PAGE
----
An ongoing issue in sports media is just how much critical reporting or critical commentary can air on an outlet that pays a team or league to broadcast its games. To be clear, the issue is not that rightsholder broadcasts never offer team or league criticism; most rightsholder broadcasts offer at least some level of criticism when merited, and they sometimes feature critical reporting as well. But there have been plenty of cases where rightsholders have taken criticism for being slow to negative league stories, and even some where people have alleged that league pressure led to specific broadcaster decisions (such as ESPN ultimately not airing PBS NFL concussion doc League of Denial, a claim ESPN disputes, or to NBC removing Bob Costas from their Super Bowl coverage after his comments on concussions).
And it’s certainly rare to see some of the harshest commentary on a league come on a network that pays that league for national rights. But that’s what happened with Sportsnet and their Rogers Hometown Hockey Monday night broadcast this week, where co-host Tara Slone (seen at right above, with co-host Ron MacLean) took on the NHL’s culture in the wake of the Blackhawks’ sexual abuse scandal and cover-up and the NHL’s response to that.
I’m grateful to have the support of everyone at @hometownhockey_ who encouraged me say what was in my heart last night.
Some thoughts on the NHL’s broken culture. pic.twitter.com/DkhJ7S2jOL
— Tara Slone (@TaraSlone) November 2, 2021
“It’s been a really tough week to be a hockey fan. That’s why I got into this business. And I know I’m speaking to a lot of like-minded people out there who have had a really hard time kind of coming to grips with this, and reckoning their fandom with what seems to be happening in the National Hockey League. I’m conflicted. And today, specifically during Gary Bettman’s availability, he talked about the progress that’s been made over the last 10 years.”
“And I’m very much editorializing here, this is me, Tara, speaking. Just making that very clear. But I would like to say that over the last 18 months, as a fan, I have been disappointed. I have seen a league that has followed, not led, when it comes to Black Lives Matter and racial justice and leading the way in that way. They are not, they are falling behind. I have seen a league that has followed and not led when it comes to staffing with women and people of color in places that matter. I’ve seen a team this very calendar year draft a player in the first round who was found to have distributed images, sexual images, without consent.”
“And this last week, we see the most heartwrenching interview from Kyle Beach, the most heartwrenching admission that I think we’ll ever see in this game. And what I am seeing is all the players, from the players to anybody who has a voice in this matter and could say ‘I’m just so sorry,’ I see the culture of silence being upheld, and it is devastating.”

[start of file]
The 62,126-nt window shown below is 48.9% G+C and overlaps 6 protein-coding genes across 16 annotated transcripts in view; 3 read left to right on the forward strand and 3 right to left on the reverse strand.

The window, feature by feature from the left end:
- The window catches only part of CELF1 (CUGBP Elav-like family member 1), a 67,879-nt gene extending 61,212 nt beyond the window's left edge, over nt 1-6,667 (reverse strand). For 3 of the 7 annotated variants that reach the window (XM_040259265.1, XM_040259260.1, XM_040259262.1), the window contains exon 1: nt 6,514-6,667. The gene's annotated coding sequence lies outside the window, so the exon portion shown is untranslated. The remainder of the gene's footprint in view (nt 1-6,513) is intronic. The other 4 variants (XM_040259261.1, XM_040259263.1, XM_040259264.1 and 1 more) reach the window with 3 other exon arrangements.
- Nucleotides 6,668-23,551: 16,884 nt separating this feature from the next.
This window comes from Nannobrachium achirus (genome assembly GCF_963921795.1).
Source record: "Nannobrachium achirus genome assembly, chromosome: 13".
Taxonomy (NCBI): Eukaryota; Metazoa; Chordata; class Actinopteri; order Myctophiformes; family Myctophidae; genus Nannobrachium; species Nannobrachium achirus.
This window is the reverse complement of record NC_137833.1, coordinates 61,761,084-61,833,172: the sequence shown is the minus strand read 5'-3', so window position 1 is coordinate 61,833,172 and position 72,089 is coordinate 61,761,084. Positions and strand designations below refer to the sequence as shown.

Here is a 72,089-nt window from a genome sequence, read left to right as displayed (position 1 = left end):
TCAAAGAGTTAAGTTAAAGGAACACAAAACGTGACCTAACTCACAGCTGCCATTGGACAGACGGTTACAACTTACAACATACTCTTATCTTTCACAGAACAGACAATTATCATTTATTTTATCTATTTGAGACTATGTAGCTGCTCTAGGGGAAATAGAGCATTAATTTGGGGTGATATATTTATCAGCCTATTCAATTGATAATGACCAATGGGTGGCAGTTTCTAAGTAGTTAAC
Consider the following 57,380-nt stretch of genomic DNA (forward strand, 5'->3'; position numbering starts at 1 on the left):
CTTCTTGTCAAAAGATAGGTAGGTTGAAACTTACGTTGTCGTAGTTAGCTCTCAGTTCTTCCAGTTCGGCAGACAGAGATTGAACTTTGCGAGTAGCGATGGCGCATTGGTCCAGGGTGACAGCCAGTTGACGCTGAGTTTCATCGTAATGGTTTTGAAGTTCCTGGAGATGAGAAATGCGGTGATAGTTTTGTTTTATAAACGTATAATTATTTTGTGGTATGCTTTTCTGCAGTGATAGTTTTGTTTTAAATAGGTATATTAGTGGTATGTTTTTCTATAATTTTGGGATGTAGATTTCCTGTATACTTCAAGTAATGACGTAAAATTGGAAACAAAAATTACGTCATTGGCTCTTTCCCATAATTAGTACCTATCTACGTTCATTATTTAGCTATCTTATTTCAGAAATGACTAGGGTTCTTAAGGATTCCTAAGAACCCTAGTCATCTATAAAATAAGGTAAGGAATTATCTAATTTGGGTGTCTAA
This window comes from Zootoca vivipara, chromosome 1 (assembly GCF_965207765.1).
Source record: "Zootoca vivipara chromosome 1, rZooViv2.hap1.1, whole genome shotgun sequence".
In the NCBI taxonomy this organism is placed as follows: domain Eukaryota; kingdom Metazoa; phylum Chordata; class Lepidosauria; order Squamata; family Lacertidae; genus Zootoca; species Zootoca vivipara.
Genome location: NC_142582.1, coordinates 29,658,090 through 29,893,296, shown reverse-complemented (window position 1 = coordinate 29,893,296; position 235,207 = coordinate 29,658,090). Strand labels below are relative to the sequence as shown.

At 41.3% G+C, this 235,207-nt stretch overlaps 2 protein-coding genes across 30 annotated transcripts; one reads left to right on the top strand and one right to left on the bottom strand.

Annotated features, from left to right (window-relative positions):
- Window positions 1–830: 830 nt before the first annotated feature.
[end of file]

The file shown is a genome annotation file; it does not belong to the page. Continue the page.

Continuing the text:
“And the reason that I feel so passionate about this, and so many of you do out there, is because this matters to us as humans. We love this game, and we just want it to be better. And it isn’t. And anybody who thinks that this culture is not deeply broken is wrong.”
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But Slone’s commentary felt particularly incisive, and particularly unusual for something airing on a rightsholder. It went beyond this specific incident to the NHL’s many other recent failures (in reference to her discussion of addressing racism, it’s notable that the NHL’s long list of promises there didn’t even lead to an interview with Akim Aliu). It looked at the wider issues with the NHL’s current culture. And it even specifically referenced Bettman, who’s been under fire for how little he delivered and committed to in that media availability Monday, and it called for systemic change to fix a “broken culture.” It’s certainly not the norm for what you see during a rightsholder game broadcast.
It’s also notable that this aired on a company that was long the NHL’s actual primary rightsholder, at least in terms of media fees. Rogers currently pays the NHL an average of $475 million Canadian a year over 12 years from a 2013 deal for national Canadian TV and streaming rights (the actual number is slightly higher now, as that deal was backloaded). That’s currently around $380 million U.S. a year. While that’s slightly below the estimated around $400 million U.S. annually ESPN is paying under the new deal that kicked in this year for their portion of U.S. TV, streaming, and highlights rights (by contrast, Turner pays around $225 million U.S. annually for their portion of U.S. TV and streaming rights), it’s a lot higher than the $190 million U.S. NBC was paying on average. It’s unclear if the Canadian rights will wind up worth more than the U.S. ones again once the current Rogers contract expires after the 2025-26 season, but the Canadian rights were the bigger part of the picture for the NHL for a long time. So this is not criticism that aired on a minor international partner.
And it’s also worth keeping in mind that this is not just one critic of the league speaking out. Much of what Slone says here in criticism of the NHL’s response to the Blackhawks’ saga and the other issues they’ve dealt with has also been said by many others, whether they’re journalists covering the league or people who were or are fans of the league and its teams. And that was really clear in the response to Bettman’s press conference Monday; the anger at the league and its repeated failures to handle critical issues is boiling over for many. But Slone’s comments Monday night, on a national Canadian game broadcast, are some of the strongest so far. And they illustrate that the criticism for the league here is not going away.
[Tara Slone on Twitter]